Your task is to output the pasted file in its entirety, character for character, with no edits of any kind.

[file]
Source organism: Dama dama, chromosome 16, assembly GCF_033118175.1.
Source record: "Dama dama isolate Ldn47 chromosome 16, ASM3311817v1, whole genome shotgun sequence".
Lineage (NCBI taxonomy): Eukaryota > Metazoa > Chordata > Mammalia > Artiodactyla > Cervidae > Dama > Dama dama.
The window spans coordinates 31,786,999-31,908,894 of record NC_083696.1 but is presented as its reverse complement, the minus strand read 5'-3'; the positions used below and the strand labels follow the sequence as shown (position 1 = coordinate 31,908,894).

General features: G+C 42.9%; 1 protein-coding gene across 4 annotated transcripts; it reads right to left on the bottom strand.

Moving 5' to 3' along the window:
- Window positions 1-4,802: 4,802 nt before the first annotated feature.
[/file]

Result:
Source organism: Dama dama, chromosome 16, assembly GCF_033118175.1.
Source record: "Dama dama isolate Ldn47 chromosome 16, ASM3311817v1, whole genome shotgun sequence".
Lineage (NCBI taxonomy): Eukaryota > Metazoa > Chordata > Mammalia > Artiodactyla > Cervidae > Dama > Dama dama.
The window spans coordinates 31,786,999-31,908,894 of record NC_083696.1 but is presented as its reverse complement, the minus strand read 5'-3'; the positions used below and the strand labels follow the sequence as shown (position 1 = coordinate 31,908,894).

General features: G+C 42.9%; 1 protein-coding gene across 4 annotated transcripts; it reads right to left on the bottom strand.

Moving 5' to 3' along the window:
- Window positions 1-4,802: 4,802 nt before the first annotated feature.